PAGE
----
You know your cholesterol. Do you know your inflammatory status? Finding out you have vascular inflammation is an important first step toward lowering it, and it could be a significant factor in preventing heart disease. Our latest research found that knowledge of patients’ MPO led to a 68.5 percent reduction in risk for cardiovascular events among diabetics, a 73.7 percent reduction in risk for pre-diabetics, and a 72.2 percent reduction in risk for nondiabetic patients. 

We don’t yet know exactly what the MDVIP-affiliated physicians did – and continue to do – that that leads to such good outcomes. I suspect it’s the result of our doctors working one-on-one with patients to improve their health. That may mean diagnosing diabetes in patients who didn’t know they had it. (Diabetes is a major risk factor for cardiovascular events.) It may mean adding or adjusting medications, such as statins or aspirin. It may mean recommending lifestyle changes that lower inflammation, such as healthy food choices, exercise, and stress reduction techniques.  

My advice to all patients, whether or not they see an MDVIP-affiliated physician: Find out your inflammatory status, your cholesterol status, and your risk for diabetes. Once you know what may be putting your health at risk, you can work with your doctor to make improvements. 


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About the Author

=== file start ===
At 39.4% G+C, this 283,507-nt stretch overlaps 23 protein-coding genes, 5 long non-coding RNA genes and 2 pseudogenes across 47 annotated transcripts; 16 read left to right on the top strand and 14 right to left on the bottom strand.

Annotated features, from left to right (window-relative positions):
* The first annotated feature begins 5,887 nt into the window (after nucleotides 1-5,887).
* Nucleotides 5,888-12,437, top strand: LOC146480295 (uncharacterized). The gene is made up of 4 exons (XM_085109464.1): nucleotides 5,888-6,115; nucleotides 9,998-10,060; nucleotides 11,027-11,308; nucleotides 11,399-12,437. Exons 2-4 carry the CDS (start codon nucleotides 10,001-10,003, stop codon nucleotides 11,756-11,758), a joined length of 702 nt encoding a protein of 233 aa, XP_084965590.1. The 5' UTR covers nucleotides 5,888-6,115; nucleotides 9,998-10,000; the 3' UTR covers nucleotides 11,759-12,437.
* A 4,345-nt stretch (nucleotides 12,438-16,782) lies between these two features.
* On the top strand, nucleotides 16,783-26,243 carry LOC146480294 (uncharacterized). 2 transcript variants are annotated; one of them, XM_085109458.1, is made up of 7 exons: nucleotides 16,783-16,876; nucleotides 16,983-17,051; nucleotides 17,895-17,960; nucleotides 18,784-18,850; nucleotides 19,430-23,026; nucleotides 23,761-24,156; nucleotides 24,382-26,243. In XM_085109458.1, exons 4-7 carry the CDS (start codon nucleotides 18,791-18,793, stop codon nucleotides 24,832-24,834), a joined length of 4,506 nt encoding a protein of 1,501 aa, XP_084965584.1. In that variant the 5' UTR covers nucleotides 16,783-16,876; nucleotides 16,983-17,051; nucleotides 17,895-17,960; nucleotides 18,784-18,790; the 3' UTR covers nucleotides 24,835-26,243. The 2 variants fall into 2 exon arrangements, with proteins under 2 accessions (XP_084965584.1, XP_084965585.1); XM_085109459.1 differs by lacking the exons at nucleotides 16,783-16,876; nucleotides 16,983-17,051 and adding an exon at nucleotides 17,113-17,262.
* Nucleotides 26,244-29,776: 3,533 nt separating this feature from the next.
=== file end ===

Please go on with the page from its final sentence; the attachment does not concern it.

Dr. Andrea Klemes, Chief Medical Officer MDVIP
Dr. Andrea Klemes, MDVIP

Dr. Andrea Klemes is the Chief Medical Officer of MDVIP. She also serves as the executive and organizational leader of MDVIP’s Medical Advisory Board that supports quality and innovation in the delivery of the healthcare model drawing expertise from the affiliated physicians. Dr. Klemes oversees MDVIP’s impressive outcomes data and research including hospital utilization and readmission statistics, quality of disease management in the MDVIP network and the ability to identify high-risk patients and intervene early. She is instrumental in the adoption of the Electronic Health Record use in MDVIP-affiliated practices and the creation of the data warehouse. Dr. Klemes is board certified in internal medicine and endocrinology and a fellow of the American College of Endocrinology. Dr. Klemes received her medical degree from the New York College of Osteopathic Medicine. She completed an internal medicine residency at Cabrini Medical Center in Manhattan, New York and an Endocrine and Metabolism Fellowship at the Medical College of Georgia in Augusta. Prior to joining MDVIP, Dr. Klemes worked at Procter & Gamble in the areas of personal healthcare, women’s health and digestive wellness and served as North American Medical Director for bone health. She spent 10 years in private practice specializing in endocrinology and metabolism in Tallahassee, Florida. In addition, Dr. Klemes held leadership roles with the American Medical Association, Florida Medical Association and as Medical Director of the Diabetes Center in Tallahassee and Panama City, Florida, as well as Chief of the Department of Medicine at Tallahassee Community Hospital. She has been a consultant and frequent lecturer and has completed broad clinical research in diabetes and osteoporosis and published extensively.